In an interview published on Friday, David Marcus of Facebook told NZZ, “The goal is to launch Libra next year as well.” Until then, we will need to adequately address all questions, create a suitable regulatory environment.”
Libra will be backed by reserves of real-world assets, including bank deposits and short-term government securities, and will be inspected by a 28-member organization.
The purpose of the structure is to boost trust and stabilize price volatility that affects cryptocurrencies and render them impractical for commerce and payment.
Marx said that it was unlikely that the coins of the libra would become a means of payment of regular real-world transactions in countries such as Switzerland, Germany or France, but were used for cross-border payments or for settlement of very small amounts. Will be done for
“It is unlikely in any case that people will pay for espresso in Switzerland, Germany or France with Libra in the future,” he said. Initially, he said, he expected user acceptance to be a bigger problem than regulatory issues.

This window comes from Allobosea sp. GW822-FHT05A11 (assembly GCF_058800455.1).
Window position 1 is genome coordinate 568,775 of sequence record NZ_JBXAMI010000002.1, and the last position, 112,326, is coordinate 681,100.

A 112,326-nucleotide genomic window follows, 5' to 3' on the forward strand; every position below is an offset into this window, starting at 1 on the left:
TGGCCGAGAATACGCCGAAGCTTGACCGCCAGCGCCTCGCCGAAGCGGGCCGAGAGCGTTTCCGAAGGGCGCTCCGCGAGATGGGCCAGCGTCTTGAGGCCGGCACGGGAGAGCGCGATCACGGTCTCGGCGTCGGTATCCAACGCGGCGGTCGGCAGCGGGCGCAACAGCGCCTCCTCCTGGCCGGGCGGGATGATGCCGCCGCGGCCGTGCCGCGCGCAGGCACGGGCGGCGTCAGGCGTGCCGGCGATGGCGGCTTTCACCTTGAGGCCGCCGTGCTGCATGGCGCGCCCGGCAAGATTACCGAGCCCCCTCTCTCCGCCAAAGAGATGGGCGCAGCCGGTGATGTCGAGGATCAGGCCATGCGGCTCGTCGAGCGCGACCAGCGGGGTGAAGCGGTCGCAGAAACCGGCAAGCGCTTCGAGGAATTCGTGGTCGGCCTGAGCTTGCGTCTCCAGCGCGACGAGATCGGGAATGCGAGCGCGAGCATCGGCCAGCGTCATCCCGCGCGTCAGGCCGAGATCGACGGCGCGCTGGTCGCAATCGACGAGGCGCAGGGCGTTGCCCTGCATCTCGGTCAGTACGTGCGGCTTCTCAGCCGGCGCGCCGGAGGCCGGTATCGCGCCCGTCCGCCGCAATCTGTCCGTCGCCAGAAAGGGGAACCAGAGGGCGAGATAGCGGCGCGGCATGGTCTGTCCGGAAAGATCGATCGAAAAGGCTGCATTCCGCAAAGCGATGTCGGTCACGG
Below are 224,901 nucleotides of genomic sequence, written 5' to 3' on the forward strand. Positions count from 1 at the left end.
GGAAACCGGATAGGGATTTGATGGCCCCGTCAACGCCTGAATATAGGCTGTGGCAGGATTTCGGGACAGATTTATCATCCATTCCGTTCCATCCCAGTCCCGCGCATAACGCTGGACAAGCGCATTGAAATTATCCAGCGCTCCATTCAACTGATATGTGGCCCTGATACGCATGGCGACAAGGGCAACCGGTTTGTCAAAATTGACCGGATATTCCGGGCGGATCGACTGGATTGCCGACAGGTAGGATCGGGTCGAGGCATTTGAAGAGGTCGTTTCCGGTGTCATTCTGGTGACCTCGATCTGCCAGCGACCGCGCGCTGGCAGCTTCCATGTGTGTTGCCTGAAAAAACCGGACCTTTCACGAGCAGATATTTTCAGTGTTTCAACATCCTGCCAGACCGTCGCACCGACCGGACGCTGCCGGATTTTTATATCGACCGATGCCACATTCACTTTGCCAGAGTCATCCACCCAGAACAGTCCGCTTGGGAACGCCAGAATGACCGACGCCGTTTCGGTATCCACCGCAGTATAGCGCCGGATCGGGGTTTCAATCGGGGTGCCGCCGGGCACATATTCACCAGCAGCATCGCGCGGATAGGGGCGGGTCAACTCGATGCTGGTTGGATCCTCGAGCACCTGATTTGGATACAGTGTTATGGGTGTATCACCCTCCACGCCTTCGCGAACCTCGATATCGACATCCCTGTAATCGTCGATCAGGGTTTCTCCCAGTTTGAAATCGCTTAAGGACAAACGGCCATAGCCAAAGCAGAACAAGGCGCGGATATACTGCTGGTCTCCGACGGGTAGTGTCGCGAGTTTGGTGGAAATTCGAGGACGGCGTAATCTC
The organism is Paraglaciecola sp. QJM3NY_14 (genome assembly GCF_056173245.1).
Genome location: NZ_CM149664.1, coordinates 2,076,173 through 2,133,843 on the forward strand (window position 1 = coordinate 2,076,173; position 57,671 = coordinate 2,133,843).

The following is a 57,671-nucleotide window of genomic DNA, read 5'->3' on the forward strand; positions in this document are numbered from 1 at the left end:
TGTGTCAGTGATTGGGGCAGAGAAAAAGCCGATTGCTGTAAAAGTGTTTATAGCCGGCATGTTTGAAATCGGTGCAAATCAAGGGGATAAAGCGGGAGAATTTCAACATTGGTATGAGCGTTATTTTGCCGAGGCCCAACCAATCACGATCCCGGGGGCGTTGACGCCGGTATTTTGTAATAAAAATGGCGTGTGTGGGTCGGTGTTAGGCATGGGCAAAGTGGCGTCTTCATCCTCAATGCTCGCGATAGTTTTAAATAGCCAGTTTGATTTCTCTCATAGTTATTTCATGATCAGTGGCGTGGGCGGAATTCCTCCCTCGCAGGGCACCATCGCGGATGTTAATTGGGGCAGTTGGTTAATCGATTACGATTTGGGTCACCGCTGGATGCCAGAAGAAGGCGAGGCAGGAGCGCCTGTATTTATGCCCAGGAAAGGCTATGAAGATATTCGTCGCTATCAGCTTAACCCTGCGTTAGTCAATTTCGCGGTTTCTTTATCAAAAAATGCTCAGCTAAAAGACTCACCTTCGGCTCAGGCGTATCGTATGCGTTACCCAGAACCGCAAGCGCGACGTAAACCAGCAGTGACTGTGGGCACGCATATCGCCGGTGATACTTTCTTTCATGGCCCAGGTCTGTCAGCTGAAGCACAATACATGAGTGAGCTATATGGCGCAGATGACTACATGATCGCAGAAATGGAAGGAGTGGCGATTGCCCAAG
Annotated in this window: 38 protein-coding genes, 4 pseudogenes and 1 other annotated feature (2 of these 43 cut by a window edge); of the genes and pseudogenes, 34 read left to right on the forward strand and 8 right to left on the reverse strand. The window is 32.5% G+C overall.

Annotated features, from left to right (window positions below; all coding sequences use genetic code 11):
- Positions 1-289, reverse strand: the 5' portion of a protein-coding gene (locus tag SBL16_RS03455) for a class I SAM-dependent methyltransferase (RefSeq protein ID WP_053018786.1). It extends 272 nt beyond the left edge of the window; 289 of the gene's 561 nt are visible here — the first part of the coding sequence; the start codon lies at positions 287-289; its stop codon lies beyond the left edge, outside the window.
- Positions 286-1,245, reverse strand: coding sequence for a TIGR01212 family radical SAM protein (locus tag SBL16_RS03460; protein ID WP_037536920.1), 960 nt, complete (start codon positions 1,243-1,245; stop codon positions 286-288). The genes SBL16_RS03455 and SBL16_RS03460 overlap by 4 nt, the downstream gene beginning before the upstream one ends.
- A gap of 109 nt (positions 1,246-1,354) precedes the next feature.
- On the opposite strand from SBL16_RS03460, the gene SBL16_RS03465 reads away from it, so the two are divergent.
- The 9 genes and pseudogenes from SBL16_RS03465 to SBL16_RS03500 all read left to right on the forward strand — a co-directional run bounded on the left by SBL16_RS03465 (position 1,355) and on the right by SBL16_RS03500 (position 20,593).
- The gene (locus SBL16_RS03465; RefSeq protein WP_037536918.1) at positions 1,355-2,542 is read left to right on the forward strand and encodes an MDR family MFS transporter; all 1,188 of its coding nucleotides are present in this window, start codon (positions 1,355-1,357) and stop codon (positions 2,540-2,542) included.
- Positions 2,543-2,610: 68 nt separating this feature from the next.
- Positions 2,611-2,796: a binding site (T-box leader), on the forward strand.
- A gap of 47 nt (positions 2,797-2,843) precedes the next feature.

Authorities’ concerns center on the project’s ability to destabilize the global financial system, interfere with sovereign monetary policy, and damage privacy, as well as its ability to be used in money laundering.
Marcus said he did not believe the project would interfere with monetary policy, as it would not create any new money and would not affect interest rates or yields.
Marcus said Facebook’s Calibra digital wallet, which will allow consumers and sellers to keep and transact digital currency, will be made available everywhere it is able to meet regulatory requirements.